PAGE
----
Over the past few months, I've been slowly making my way through a book called Haunts of the Black Masseur: The Swimmer as Hero, by Charles Sprawson. If you love swimming, you'll find it fascinating, as I have. It's a hard book to describe-- Sprawson traces the history of recreational and competitive swimming from its earliest days, to the Victorian era's fascination with sea bathing, to modern times. He explores the obsession with swimming that runs through literature, and visits famous waters that have beckoned to swimmers, sometimes luring them to their death. It's more of a meditation on the spirituality of swimming than a straightforward history.
Towards the beginning of the book, Sprawson tells the story of Captain Matthew Webb, the first man to swim the English Channel. His swimming exploits made him a celebrity in the late 1800s, on a level probably far surpassing Michael Phelps's fame today. Not surprisingly, one of the things that drove Webb, aside from a love of adventure, was a need for money, as it seemed to slip through his fingers easily and he had a family to support. Eventually, he was desperate enough that he decided to attempt a swim through the rapids below Niagara Falls, hoping this extraordinary exploit would end his swimming career by earning him enough money to retire on. A friend warns him that the feat is impossibly dangerous:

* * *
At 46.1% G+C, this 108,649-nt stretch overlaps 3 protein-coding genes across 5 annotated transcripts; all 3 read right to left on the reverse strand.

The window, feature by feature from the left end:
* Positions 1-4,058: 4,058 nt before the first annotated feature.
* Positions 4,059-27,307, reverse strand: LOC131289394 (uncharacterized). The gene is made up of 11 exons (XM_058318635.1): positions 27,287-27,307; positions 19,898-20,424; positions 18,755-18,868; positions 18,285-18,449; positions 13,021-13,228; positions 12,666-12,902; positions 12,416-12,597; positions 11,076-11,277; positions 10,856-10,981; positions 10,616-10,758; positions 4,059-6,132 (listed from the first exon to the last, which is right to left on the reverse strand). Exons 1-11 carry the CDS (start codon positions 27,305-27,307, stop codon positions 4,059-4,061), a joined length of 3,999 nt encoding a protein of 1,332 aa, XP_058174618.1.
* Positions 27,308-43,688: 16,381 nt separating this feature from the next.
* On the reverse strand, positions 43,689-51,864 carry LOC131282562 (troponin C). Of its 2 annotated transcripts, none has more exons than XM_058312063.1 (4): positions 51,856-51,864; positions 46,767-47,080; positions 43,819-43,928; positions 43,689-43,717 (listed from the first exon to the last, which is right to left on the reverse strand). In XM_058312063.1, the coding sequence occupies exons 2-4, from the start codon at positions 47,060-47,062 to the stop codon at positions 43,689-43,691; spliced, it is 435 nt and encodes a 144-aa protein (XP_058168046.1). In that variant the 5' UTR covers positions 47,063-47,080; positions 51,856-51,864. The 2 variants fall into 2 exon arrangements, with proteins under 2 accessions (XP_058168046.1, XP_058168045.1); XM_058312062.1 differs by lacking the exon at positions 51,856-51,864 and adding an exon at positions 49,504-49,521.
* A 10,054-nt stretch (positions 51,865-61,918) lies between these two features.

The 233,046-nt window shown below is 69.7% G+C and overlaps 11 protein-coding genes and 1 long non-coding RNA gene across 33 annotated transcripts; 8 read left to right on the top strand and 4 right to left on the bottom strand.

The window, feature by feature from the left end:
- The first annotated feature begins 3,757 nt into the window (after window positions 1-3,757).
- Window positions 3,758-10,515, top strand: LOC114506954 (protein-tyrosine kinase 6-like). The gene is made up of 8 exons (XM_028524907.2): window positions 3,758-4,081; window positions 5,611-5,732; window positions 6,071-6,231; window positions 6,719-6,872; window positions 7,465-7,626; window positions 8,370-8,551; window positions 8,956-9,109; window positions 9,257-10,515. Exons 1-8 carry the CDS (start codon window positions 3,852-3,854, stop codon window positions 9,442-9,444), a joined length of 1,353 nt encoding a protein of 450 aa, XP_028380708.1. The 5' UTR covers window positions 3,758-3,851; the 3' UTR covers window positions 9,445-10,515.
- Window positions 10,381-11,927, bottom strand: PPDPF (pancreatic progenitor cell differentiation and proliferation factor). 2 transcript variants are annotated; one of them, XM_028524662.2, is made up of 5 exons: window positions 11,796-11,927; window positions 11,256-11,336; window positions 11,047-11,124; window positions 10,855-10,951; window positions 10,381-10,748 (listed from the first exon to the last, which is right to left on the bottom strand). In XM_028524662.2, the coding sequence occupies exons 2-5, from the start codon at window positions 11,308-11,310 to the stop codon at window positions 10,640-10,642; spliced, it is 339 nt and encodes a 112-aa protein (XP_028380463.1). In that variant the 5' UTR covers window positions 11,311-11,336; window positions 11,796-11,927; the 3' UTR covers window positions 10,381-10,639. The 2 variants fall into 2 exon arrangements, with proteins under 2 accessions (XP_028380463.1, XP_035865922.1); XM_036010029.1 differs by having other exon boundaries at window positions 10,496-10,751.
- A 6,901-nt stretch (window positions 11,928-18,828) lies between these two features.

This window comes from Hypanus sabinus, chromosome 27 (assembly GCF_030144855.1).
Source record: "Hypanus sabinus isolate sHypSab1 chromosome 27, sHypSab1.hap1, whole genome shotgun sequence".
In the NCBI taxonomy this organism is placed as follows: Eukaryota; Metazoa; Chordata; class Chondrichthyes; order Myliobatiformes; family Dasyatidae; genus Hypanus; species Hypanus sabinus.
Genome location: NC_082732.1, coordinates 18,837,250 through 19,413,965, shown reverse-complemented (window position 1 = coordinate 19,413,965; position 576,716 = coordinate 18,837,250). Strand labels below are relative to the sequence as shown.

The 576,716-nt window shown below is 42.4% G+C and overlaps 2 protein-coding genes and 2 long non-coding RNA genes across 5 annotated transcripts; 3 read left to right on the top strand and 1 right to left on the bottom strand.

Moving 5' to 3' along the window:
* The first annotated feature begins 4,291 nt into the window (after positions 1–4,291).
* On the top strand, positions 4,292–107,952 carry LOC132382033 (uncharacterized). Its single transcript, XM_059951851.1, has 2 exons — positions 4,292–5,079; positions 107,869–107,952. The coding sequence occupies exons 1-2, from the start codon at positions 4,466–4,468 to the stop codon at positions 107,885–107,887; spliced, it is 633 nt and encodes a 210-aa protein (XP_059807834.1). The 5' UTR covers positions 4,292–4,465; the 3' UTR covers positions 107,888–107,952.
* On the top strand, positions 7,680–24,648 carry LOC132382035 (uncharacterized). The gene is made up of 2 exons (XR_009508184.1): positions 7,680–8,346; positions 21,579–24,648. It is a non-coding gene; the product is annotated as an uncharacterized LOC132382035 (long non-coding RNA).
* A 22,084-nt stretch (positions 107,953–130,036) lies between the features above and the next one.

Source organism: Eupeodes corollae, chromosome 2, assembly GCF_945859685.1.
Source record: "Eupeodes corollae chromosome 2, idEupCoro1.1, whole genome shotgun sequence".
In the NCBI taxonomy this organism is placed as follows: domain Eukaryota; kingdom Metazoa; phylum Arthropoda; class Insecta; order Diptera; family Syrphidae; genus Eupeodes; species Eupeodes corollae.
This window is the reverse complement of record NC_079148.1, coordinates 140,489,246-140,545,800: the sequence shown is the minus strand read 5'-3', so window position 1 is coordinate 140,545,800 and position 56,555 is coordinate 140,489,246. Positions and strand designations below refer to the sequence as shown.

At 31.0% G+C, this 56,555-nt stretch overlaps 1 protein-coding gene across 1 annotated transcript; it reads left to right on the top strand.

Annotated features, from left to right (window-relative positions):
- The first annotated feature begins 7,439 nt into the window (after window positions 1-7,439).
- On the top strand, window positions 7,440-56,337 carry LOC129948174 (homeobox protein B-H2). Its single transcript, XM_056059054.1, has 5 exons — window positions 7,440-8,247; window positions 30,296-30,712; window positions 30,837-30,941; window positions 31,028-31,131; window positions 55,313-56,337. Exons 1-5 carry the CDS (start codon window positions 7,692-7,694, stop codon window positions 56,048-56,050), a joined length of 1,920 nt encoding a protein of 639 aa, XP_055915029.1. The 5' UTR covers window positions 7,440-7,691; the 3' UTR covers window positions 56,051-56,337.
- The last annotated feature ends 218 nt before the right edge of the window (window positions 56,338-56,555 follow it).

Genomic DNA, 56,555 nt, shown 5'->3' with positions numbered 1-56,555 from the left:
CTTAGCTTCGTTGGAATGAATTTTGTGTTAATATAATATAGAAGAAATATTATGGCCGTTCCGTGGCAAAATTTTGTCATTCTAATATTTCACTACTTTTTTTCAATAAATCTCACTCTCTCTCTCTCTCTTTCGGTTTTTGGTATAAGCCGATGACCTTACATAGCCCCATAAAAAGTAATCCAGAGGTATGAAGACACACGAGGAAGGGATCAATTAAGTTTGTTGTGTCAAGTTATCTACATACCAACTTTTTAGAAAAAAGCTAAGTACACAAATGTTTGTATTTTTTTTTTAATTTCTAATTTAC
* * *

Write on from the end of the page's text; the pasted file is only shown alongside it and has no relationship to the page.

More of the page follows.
We discussed Niagara. "Don't go," I said. "From what I hear, you will never come out alive." "Don't care," was the reply [from Webb], "I want money and I must have it." As we stood face to face, I compared the fine handsome sailor, who first spoke to me about swimming, with the broken-spirited and terribly altered appearance of the man who courted death in the whirlpool rapids. His object was not suicide, but money and imperishable fame.
Webb's last words before he entered the water were supposedly "If I die, they will do something for my wife." He did indeed die in the Niagara rapids that day. The book doesn't say whether anyone took care of his wife.